BJP is learning the hard way
THE BJP has learnt, the hard way of course, that it takes a lot more than just shrill sloganeering about national security to win elections despite the country going through the worst spell of terror attacks in recent memory. With four months left for the do- or- die Lok Sabha elections, the BJP and the RSS leadership have started a review of its poll strategy. After revelling in watching the Congress lose backto- back assembly elections these past four years, the BJP is suddenly squirming at its own losses, particularly Rajasthan and Delhi. Even the results from Jammu and Kashmir, where its tally rose eleven fold is no consolation if one takes into account the fact that in the 1999 and 2004 Lok Sabha elections, the party had led in 31 and 17 assembly segments. Worse, if the trends of the recent assembly elections persist, the party is likely to end up with about 15 seats less from Rajasthan, Madhya Pradesh and Delhi. If that happens, nobody has a clue how the losses would be recouped. In Kashmir, the party was hoping to ride on the Amarnath issue, but as the results have shown, emotions don’t deliver elections. Kashmir is also proof that while the Congress may not necessarily win elections, it knows how to grab power because it has foot- soldiers who can penetrate any camp even as its top leadership remains inaccessible.

It’s quite the opposite with the BJP which wins but still doesn’t get power, Goa being one example. For better BJP- RSS coordination, Jhandewalan has dispatched Murlidhar Rao, former convenor of the Swadeshi Jagran Manch as advisor to Rajnath Singh. He will work with Ram Lal, the party’s organisational secretary.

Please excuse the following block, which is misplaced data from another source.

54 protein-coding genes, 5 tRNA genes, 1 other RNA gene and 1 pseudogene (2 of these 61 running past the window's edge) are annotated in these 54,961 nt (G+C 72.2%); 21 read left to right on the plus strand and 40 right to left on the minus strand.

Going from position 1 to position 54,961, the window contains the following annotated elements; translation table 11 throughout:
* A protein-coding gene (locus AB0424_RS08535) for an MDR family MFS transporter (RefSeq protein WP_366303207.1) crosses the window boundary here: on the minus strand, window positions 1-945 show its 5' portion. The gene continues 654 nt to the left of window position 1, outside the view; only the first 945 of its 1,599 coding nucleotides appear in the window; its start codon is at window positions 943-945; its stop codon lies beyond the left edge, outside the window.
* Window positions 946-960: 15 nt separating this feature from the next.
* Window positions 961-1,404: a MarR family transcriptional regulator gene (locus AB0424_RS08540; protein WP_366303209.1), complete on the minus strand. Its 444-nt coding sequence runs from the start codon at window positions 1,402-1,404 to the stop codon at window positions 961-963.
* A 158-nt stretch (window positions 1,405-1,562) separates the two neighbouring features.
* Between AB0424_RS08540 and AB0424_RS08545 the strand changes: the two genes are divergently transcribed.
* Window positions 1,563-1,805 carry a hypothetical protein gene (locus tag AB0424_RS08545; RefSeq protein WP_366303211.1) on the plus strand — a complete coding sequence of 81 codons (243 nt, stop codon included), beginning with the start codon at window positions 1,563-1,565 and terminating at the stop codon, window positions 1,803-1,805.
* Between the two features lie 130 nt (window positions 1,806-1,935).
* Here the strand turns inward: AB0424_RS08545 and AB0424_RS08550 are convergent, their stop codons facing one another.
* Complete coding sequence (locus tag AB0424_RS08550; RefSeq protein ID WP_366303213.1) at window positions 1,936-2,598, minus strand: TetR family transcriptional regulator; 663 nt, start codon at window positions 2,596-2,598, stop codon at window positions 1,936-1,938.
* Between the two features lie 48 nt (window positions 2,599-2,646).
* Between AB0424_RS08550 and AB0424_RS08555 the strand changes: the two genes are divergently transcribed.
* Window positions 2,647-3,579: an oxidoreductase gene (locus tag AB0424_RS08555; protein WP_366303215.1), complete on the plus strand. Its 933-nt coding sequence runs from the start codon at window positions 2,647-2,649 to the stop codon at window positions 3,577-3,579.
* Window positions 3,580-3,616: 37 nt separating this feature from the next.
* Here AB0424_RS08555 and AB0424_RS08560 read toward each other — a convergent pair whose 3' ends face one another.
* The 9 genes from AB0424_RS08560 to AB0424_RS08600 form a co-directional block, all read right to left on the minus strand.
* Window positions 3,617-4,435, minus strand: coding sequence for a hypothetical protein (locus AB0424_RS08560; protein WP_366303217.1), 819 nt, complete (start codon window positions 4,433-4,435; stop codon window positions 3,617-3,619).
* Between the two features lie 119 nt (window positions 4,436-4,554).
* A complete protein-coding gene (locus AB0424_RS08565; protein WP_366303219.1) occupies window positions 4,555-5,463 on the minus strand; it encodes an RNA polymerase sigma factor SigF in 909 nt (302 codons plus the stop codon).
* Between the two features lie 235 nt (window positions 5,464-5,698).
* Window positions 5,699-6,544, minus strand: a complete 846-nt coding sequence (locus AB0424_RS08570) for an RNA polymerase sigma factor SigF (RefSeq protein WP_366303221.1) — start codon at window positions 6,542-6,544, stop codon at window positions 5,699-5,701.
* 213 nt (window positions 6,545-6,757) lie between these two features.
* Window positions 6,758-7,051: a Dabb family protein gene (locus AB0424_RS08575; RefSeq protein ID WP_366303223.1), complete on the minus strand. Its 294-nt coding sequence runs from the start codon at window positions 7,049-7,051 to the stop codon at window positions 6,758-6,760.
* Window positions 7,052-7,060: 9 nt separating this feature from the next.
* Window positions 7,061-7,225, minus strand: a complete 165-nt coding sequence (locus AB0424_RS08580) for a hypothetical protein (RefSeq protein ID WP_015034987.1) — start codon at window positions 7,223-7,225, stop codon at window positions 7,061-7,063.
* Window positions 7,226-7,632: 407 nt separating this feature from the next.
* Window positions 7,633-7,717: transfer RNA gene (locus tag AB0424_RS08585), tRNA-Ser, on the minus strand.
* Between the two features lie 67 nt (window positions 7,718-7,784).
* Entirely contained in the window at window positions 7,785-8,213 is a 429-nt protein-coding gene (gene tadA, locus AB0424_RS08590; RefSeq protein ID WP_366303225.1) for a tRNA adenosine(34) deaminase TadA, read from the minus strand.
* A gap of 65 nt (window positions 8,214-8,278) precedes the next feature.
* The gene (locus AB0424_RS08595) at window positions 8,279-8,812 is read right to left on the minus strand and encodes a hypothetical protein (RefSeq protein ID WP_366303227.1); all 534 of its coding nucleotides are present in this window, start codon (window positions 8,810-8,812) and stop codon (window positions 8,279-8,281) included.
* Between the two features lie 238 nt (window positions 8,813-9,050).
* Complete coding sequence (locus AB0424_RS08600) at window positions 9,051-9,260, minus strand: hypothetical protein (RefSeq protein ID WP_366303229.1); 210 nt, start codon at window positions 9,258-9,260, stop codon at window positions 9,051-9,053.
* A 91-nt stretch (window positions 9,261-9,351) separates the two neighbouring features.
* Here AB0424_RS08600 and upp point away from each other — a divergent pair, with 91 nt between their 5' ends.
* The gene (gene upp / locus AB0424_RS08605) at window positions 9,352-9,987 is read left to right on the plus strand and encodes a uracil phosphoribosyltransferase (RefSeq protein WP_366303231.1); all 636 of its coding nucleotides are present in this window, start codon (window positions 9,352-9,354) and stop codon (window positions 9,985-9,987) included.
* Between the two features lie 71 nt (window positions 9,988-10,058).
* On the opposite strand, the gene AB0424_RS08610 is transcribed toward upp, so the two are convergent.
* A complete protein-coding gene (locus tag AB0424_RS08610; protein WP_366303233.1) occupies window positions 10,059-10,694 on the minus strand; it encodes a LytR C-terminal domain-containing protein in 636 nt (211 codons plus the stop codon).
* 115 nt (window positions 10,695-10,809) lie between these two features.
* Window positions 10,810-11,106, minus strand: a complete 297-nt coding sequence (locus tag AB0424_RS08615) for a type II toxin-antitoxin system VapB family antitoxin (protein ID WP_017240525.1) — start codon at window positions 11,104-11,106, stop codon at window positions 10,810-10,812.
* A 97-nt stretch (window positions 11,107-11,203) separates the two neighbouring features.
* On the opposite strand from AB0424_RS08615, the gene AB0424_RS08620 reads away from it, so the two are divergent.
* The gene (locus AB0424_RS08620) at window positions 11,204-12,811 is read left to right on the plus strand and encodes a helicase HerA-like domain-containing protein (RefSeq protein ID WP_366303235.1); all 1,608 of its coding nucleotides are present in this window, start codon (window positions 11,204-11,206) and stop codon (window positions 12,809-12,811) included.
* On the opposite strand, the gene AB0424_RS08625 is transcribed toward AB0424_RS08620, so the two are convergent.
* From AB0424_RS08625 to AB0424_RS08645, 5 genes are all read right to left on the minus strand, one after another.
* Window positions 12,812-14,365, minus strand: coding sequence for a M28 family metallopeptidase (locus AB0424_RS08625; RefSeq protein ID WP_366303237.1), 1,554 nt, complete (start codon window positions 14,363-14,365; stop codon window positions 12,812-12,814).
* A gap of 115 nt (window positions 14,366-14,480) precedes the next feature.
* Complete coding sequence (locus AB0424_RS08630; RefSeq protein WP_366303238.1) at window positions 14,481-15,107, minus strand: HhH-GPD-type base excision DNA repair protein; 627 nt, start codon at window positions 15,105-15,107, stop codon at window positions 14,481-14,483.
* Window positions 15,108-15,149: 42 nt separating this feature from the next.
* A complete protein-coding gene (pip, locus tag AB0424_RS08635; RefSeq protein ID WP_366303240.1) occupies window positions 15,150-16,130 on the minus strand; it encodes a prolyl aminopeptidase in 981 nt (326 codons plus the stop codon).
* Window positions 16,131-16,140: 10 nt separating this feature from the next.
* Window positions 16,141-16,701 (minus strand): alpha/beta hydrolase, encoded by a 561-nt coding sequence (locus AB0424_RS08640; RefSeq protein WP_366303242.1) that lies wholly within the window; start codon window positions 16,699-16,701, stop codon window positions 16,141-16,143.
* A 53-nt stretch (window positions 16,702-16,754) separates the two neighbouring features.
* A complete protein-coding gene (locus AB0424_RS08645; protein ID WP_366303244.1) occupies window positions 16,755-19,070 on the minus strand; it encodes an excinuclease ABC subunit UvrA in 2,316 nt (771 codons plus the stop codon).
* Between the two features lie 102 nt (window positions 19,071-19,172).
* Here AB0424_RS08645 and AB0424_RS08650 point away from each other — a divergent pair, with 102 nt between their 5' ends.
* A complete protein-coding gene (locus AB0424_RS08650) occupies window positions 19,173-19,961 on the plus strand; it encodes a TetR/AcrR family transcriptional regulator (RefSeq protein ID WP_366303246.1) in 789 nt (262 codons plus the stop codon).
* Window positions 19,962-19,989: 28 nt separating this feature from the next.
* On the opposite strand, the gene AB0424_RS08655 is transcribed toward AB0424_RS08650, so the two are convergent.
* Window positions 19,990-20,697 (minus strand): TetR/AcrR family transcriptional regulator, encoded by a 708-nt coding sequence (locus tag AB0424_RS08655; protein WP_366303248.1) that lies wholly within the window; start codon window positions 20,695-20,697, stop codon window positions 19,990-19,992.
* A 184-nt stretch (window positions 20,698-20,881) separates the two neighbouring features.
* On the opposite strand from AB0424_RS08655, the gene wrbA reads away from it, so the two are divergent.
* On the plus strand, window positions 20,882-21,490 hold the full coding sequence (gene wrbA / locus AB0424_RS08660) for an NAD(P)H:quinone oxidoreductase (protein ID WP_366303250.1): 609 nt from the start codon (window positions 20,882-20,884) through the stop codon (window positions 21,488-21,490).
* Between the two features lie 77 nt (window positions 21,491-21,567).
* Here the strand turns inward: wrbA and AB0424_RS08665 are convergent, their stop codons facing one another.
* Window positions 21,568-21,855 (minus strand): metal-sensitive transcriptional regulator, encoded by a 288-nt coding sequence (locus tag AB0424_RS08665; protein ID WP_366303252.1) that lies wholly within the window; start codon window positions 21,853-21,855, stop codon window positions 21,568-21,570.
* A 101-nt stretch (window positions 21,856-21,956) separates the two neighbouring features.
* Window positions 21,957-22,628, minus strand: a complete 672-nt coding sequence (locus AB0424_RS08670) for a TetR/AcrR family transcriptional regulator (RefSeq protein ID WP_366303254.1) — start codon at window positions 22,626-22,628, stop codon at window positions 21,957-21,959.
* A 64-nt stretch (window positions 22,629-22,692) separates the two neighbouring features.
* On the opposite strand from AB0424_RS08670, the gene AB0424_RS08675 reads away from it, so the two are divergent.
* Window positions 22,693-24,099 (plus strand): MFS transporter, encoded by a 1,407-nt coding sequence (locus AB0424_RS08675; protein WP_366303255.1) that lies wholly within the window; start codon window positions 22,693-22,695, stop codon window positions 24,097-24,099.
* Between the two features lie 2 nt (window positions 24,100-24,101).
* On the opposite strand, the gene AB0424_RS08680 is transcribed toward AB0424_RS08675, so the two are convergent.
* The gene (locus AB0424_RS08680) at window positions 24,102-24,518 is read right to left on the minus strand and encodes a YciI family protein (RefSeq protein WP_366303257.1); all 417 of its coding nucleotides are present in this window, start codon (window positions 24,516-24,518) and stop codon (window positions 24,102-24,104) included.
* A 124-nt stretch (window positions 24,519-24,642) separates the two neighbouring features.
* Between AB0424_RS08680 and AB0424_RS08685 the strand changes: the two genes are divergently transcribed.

Singh is yet to assert his authority and it is expected that Rao’s no- nonsense approach coupled with Lal’s insight into the 11 Ashoka Road’s workings will force the fratricidal party leaders to get their priorities right. The results, the Sangh Parivar hopes, will be profitable for all.

Interview /Pranab Mukherjee/India Today, January 26,2009

Excerpts from the interview.

Q. Mr Foreign Minister, you have tried coercive diplomacy to isolate Pakistan but it’s not working. You seem to have lost the diplomatic war against Pakistan.
A. I do not believe in the use of words like coercion. It is not a diplomatic war, it is diplomacy. The issue here is effective action against terrorism to prevent further outrages
and to neutralise and eliminate the infrastructure of terrorism. A definite de-hyphenation of the perpetrators of terror and its victims has to take place. We are doing what every other responsible country would do after a situation like this.